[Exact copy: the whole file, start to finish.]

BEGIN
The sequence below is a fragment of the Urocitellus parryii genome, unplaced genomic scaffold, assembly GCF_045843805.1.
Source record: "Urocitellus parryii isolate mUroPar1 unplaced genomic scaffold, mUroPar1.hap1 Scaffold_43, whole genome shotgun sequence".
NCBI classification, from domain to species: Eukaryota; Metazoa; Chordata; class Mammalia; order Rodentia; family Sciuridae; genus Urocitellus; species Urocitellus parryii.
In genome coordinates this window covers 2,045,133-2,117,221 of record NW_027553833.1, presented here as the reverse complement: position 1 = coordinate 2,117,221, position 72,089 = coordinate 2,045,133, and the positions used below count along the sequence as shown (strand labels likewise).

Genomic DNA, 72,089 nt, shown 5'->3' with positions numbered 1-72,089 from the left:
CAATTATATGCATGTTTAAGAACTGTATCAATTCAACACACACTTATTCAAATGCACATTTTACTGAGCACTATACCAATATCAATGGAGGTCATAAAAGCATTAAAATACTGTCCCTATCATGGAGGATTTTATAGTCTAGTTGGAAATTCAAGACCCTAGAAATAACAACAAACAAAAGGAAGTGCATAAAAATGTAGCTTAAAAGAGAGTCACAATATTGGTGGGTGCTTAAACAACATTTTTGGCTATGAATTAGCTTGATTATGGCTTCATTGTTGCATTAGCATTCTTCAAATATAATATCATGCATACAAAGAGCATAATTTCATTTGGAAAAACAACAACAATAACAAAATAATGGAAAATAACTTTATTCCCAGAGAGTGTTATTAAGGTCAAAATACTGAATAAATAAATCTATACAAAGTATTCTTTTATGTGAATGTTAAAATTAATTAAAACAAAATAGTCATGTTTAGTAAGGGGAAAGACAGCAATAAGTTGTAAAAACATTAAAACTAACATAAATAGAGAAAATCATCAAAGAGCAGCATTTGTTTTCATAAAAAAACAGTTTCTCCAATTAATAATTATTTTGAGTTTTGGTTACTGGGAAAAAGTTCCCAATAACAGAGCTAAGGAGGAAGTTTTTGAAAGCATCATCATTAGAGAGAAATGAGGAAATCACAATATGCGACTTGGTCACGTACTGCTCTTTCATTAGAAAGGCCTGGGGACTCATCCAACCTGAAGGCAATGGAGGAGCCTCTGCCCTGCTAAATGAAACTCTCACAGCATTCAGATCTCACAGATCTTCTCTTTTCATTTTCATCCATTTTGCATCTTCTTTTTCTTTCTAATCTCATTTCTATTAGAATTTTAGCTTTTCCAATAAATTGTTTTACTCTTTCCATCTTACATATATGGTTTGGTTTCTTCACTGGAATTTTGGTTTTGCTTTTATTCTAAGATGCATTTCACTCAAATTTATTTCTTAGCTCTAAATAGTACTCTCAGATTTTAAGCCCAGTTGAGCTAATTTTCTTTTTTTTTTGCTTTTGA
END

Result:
The sequence below is a fragment of the Urocitellus parryii genome, unplaced genomic scaffold, assembly GCF_045843805.1.
Source record: "Urocitellus parryii isolate mUroPar1 unplaced genomic scaffold, mUroPar1.hap1 Scaffold_43, whole genome shotgun sequence".
NCBI classification, from domain to species: Eukaryota; Metazoa; Chordata; class Mammalia; order Rodentia; family Sciuridae; genus Urocitellus; species Urocitellus parryii.
In genome coordinates this window covers 2,045,133-2,117,221 of record NW_027553833.1, presented here as the reverse complement: position 1 = coordinate 2,117,221, position 72,089 = coordinate 2,045,133, and the positions used below count along the sequence as shown (strand labels likewise).

Genomic DNA, 72,089 nt, shown 5'->3' with positions numbered 1-72,089 from the left:
CAATTATATGCATGTTTAAGAACTGTATCAATTCAACACACACTTATTCAAATGCACATTTTACTGAGCACTATACCAATATCAATGGAGGTCATAAAAGCATTAAAATACTGTCCCTATCATGGAGGATTTTATAGTCTAGTTGGAAATTCAAGACCCTAGAAATAACAACAAACAAAAGGAAGTGCATAAAAATGTAGCTTAAAAGAGAGTCACAATATTGGTGGGTGCTTAAACAACATTTTTGGCTATGAATTAGCTTGATTATGGCTTCATTGTTGCATTAGCATTCTTCAAATATAATATCATGCATACAAAGAGCATAATTTCATTTGGAAAAACAACAACAATAACAAAATAATGGAAAATAACTTTATTCCCAGAGAGTGTTATTAAGGTCAAAATACTGAATAAATAAATCTATACAAAGTATTCTTTTATGTGAATGTTAAAATTAATTAAAACAAAATAGTCATGTTTAGTAAGGGGAAAGACAGCAATAAGTTGTAAAAACATTAAAACTAACATAAATAGAGAAAATCATCAAAGAGCAGCATTTGTTTTCATAAAAAAACAGTTTCTCCAATTAATAATTATTTTGAGTTTTGGTTACTGGGAAAAAGTTCCCAATAACAGAGCTAAGGAGGAAGTTTTTGAAAGCATCATCATTAGAGAGAAATGAGGAAATCACAATATGCGACTTGGTCACGTACTGCTCTTTCATTAGAAAGGCCTGGGGACTCATCCAACCTGAAGGCAATGGAGGAGCCTCTGCCCTGCTAAATGAAACTCTCACAGCATTCAGATCTCACAGATCTTCTCTTTTCATTTTCATCCATTTTGCATCTTCTTTTTCTTTCTAATCTCATTTCTATTAGAATTTTAGCTTTTCCAATAAATTGTTTTACTCTTTCCATCTTACATATATGGTTTGGTTTCTTCACTGGAATTTTGGTTTTGCTTTTATTCTAAGATGCATTTCACTCAAATTTATTTCTTAGCTCTAAATAGTACTCTCAGATTTTAAGCCCAGTTGAGCTAATTTTCTTTTTTTTTTGCTTTTGA